Recently, a federal district court held Visteon, the employer and administrator of the company's group health plan, liable for $1.8 million because it failed to monitor its third-party COBRA administrator, who failed to provide hundreds of terminated employees with COBRA election notices. Pierce v. Visteon Corp., 2013 WL3225832 (S.D. Ind. 2013).
 
Visteon, as the group health plan administrator, used separate third-party administrators (TPA) for payroll, benefits and COBRA administration. When an employee was terminated, a local human resources official entered that information into a timekeeping system. The information was then automatically passed electronically from TPA to TPA, each of whom was tasked with various elements of the termination process. Neither the local HR official nor the TPA reported terminations to Visteon, and the COBRA TPA did not report when COBRA election notices had been sent.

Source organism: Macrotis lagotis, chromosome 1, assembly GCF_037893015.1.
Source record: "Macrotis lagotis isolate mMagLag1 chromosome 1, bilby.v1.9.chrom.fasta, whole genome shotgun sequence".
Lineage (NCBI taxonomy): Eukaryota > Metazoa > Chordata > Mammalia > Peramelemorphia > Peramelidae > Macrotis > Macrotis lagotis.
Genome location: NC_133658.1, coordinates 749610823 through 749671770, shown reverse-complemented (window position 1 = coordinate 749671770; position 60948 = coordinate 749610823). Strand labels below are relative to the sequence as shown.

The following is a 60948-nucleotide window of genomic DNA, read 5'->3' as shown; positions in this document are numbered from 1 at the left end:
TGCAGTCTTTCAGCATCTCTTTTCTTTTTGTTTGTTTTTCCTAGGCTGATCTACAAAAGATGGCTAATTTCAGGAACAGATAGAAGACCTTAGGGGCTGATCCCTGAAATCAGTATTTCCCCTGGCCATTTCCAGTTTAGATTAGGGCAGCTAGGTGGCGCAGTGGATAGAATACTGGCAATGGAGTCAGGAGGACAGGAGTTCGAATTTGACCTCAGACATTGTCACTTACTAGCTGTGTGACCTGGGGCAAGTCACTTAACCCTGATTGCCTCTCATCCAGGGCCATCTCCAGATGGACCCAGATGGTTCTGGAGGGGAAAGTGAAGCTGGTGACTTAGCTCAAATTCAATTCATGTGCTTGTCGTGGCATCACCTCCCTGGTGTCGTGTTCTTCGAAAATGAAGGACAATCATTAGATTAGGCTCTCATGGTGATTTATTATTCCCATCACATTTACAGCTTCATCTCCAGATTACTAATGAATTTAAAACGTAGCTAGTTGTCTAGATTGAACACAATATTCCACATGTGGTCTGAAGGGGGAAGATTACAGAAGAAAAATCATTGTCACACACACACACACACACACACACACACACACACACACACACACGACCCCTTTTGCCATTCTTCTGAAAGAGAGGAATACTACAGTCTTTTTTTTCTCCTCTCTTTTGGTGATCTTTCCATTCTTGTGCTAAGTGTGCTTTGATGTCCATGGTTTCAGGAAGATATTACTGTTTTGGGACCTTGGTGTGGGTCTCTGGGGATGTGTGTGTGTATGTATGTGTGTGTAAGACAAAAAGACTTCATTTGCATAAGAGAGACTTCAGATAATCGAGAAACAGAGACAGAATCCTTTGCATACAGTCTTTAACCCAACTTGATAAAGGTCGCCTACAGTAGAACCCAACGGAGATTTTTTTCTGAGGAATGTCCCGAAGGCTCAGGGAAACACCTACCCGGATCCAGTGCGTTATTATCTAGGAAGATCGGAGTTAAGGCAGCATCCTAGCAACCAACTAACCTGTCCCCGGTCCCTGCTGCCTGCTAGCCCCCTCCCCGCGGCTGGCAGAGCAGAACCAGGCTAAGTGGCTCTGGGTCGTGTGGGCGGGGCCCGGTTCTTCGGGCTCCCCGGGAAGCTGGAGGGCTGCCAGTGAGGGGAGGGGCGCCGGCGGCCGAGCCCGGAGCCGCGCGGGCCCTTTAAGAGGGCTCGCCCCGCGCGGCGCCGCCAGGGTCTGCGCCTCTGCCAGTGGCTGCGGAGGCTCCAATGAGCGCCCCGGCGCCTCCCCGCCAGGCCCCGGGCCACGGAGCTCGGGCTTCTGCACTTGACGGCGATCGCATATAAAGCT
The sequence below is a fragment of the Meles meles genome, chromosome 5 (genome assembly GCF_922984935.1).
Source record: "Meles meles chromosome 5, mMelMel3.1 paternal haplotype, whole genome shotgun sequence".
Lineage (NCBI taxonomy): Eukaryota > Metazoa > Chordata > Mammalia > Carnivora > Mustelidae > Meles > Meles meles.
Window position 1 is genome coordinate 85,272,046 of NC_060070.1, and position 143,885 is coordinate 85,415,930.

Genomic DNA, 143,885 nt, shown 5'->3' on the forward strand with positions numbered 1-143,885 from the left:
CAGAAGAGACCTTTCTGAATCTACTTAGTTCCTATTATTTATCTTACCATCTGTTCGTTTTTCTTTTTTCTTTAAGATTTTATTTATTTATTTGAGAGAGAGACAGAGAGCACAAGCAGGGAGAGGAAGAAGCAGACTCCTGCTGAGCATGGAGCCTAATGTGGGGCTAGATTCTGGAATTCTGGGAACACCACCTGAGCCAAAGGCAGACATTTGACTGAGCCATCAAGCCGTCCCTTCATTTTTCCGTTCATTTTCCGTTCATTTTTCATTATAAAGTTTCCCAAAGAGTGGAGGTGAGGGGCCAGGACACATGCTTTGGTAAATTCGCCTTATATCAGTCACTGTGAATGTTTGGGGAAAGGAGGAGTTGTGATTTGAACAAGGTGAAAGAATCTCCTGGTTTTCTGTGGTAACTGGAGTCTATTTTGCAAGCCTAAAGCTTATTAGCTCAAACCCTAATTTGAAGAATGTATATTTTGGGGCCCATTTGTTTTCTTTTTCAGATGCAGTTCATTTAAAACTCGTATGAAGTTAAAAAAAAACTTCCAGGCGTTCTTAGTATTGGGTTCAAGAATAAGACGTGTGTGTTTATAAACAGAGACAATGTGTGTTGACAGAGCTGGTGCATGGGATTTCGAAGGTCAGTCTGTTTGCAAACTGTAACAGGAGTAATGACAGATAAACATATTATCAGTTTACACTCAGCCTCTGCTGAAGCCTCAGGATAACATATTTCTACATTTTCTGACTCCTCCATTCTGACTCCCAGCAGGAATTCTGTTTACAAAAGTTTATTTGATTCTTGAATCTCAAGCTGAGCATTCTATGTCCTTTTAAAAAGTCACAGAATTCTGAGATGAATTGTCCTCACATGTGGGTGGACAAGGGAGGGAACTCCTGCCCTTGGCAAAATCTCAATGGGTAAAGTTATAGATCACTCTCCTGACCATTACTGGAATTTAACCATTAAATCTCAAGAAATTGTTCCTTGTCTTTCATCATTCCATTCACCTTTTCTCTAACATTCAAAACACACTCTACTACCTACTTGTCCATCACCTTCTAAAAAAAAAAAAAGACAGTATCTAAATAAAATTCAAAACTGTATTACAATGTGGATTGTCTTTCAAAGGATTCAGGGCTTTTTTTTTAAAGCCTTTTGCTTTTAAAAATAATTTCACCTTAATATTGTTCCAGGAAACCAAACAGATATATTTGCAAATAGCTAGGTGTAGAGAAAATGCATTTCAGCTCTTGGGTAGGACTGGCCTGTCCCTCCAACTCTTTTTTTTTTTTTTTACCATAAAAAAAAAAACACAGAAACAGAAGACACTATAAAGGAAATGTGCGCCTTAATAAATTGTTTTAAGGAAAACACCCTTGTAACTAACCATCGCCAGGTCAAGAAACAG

Visteon argued that whether the COBRA election notices were sent was out of its control and thus it could not be held liable for statutory damages. The court disagreed, ruling that Visteon had either willfully violated COBRA notification provisions, or was willfully negligent in its duties as plan administrator. The court specifically noted that the $1.8 million fine should act as a deterrent to other large employers using a TPA to meet statutory COBRA obligations.